“We versus Me”
12 July 2015
The Rev. Todd R. Goddard, pastor
West Walworth: Zion & East Rochester United Methodist Churches
Blessed be the God and Father of our Lord Jesus Christ, who has blessed us in Christ with every spiritual blessing in the heavenly places, just as he chose us in Christ before the foundation of the world to be holy and blameless before him in love. He destined us for adoption as his children through Jesus Christ, according to the good pleasure of his will, to the praise of his glorious grace that he freely bestowed on us in the Beloved. In him we have redemption through his blood, the forgiveness of our trespasses, according to the riches of his grace that he lavished on us.
With all wisdom and insight he has made known to us the mystery of his will, according to his good pleasure that he set forth in Christ, as a plan for the fullness of time, to gather up all things in him, things in heaven and things on earth. In Christ we have also obtained an inheritance, having been destined according to the purpose of him who accomplishes all things according to his counsel and will, so that we, who were the first to set our hope on Christ, might live for the praise of his glory. In him you also, when you had heard the word of truth, the gospel of your salvation, and had believed in him, were marked with the seal of the promised Holy Spirit; this is the pledge of our inheritance toward redemption as God’s own people, to the praise of his glory.
A pet peeve of mine is when I hear some people
Making a reference to other people and themselves.
I don’t recall if I was taught the proper use of English in this circumstance
In Sunday school,
Or in our home at the dinner table.
The location is less important than the point.
I was taught that it is respectful
To refer to other people before the self.
Cynthia, Christian, the family, and I went to Hamilton for fireworks;
Me, Cynthia, Christian, and the family went to Hamilton for fireworks.
Lifting up others before the self
Is a small but symbolic way of respecting others,
John Wesley is often incorrectly cited
In place of his less famous brother Charles, who said,
“Unite the pair so long disjoin’d, knowledge and vital piety.”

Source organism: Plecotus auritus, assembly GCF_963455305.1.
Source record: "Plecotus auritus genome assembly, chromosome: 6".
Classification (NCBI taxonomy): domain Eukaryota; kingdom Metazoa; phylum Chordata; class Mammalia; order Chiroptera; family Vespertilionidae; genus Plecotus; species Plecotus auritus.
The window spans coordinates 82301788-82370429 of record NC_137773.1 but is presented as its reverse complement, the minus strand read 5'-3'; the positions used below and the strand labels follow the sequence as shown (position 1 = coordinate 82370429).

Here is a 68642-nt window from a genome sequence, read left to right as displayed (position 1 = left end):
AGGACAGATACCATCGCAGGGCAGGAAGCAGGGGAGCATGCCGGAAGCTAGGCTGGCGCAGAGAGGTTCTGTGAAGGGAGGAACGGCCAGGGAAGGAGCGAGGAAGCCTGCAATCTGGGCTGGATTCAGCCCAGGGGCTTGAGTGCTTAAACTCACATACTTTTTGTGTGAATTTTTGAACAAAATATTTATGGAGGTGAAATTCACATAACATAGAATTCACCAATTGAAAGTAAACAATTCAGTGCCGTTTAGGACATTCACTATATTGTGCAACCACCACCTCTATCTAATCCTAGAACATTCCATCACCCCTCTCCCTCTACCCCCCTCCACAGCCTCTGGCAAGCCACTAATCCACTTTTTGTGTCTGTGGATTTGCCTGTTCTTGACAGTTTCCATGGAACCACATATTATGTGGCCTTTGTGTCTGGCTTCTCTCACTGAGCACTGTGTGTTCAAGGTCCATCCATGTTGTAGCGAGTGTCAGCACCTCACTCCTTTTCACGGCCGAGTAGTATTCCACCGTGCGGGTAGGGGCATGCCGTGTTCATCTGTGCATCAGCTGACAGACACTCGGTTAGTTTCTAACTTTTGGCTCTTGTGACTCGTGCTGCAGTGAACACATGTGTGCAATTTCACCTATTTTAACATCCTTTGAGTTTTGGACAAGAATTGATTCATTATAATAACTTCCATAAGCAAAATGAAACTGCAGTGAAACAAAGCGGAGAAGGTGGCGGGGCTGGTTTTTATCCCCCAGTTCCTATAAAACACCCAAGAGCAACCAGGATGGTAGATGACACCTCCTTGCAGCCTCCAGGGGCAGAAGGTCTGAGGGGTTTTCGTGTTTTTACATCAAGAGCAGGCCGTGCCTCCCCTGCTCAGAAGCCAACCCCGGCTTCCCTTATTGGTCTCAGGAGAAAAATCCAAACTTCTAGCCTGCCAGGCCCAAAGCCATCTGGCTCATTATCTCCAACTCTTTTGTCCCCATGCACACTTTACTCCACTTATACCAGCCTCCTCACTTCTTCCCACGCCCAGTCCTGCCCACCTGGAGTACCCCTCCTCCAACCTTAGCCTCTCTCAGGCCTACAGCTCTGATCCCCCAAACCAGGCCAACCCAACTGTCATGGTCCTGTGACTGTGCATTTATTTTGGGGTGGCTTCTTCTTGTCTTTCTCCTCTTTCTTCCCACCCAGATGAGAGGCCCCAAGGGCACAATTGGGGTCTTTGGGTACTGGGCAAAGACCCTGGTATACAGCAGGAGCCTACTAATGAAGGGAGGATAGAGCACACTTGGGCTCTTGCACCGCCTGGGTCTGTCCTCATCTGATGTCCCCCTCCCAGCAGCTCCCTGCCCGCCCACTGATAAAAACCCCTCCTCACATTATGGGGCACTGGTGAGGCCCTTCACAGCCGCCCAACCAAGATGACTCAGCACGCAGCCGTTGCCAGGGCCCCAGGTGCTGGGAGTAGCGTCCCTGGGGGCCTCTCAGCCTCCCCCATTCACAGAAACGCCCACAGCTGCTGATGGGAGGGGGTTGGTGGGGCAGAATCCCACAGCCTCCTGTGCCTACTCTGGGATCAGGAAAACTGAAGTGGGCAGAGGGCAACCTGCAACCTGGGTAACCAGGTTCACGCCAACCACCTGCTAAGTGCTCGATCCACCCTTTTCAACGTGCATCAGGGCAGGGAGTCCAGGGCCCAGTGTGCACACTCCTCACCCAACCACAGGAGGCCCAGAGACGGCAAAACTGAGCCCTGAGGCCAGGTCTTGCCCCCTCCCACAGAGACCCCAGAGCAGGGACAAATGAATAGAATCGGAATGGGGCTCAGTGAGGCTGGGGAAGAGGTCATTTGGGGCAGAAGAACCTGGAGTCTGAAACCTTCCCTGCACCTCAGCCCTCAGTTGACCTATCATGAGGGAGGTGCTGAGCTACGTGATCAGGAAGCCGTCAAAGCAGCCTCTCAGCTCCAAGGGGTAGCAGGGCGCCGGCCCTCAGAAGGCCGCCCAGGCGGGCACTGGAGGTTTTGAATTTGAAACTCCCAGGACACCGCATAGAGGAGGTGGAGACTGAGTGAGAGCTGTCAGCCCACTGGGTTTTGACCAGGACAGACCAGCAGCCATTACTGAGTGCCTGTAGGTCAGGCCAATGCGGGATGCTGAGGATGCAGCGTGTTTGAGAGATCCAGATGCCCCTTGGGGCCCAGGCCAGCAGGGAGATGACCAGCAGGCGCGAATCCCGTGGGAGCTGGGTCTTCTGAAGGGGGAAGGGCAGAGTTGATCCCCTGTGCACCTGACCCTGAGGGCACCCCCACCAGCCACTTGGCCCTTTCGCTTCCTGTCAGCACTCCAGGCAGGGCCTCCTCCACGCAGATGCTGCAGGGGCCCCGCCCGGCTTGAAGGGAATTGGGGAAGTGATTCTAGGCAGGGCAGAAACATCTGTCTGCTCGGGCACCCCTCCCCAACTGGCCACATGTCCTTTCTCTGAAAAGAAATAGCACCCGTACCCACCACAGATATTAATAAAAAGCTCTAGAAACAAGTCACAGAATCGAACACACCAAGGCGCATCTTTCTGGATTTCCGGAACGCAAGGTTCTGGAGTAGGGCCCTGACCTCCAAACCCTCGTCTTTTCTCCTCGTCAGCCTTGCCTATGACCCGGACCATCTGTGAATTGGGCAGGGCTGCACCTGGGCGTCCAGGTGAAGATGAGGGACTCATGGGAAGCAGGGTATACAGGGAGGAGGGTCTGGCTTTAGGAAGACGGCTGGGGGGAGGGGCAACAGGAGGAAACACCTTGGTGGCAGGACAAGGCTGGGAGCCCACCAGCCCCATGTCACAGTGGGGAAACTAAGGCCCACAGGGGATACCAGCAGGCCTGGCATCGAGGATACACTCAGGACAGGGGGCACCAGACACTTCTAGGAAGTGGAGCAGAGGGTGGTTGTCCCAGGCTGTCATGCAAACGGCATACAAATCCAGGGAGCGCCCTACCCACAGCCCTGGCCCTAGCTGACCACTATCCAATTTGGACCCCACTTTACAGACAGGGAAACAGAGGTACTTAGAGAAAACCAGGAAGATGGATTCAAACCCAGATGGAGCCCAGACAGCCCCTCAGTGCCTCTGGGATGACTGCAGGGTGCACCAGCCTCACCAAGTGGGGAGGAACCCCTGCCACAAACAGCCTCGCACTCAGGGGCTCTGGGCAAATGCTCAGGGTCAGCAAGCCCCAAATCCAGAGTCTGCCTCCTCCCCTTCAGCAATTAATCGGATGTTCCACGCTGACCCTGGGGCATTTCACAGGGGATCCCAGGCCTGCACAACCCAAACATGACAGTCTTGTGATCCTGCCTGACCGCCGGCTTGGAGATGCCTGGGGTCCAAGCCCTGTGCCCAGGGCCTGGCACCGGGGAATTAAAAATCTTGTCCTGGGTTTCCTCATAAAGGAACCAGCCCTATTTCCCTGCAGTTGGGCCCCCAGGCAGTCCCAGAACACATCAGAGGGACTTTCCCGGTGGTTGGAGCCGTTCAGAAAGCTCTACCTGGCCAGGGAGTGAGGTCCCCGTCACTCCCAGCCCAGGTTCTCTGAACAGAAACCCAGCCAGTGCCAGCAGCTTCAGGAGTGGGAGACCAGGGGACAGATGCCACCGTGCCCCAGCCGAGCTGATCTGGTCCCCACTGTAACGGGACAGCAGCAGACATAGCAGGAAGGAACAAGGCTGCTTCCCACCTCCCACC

The Wesleyan movement,
Which, we as United Methodist,
Continue to resound as the driving, central core,
From the beginning recognized the value of an educated faith.
Thinking Christianity trumps
“Three Blind Mice” Christianity
Every day of the week.
Listen to scripture.
Read what others think.
Observe how scripture touches the lives of others.
Wait for the still small voice of God
Before making a declaration of faith.
This is learning.
This is knowledge.
Balancing a faith that is continually learning is Vital Piety.
Not to be confused with Personal Piety,
As hijacked by western, American Evangelicals.
Is pleural, not singular.
Vital Piety, for the brothers Wesley,
Was a combination of personal holiness and community virtue.
(“Christianity, Education, and Modern Society,” Jeynes, W., Martinez, E., 2007, pg. 45)
The author of our Epistle to the Church in Ephesus this morning,
Often attributed to the Apostle Paul,
Goes out of the way to make this letter pleural, not singular.
Writing from prison in Rome,
Paul brings focus to the Church, the Body of Christ.
He speaks in a spirit of we, including me.
“I therefore, the prisoner in the Lord, beg you to lead a life worthy of the calling to which you have been called, with all humility and gentleness, with patience, bearing with one another in love, making every effort to maintain the unity of the Spirit in the bond of peace.”
– Ephesians 4:1-3
The letter is packed with plural pronouns:
I, me, you, him.
These are replaced with
We, they, us, and our.
This should greatly influence the way
We experience Ephesians
And apply it to our living faith
The plurality of the Apostle’s letter
Should greatly influence the way we think about Church.
1. God adopted us as His children through Jesus Christ.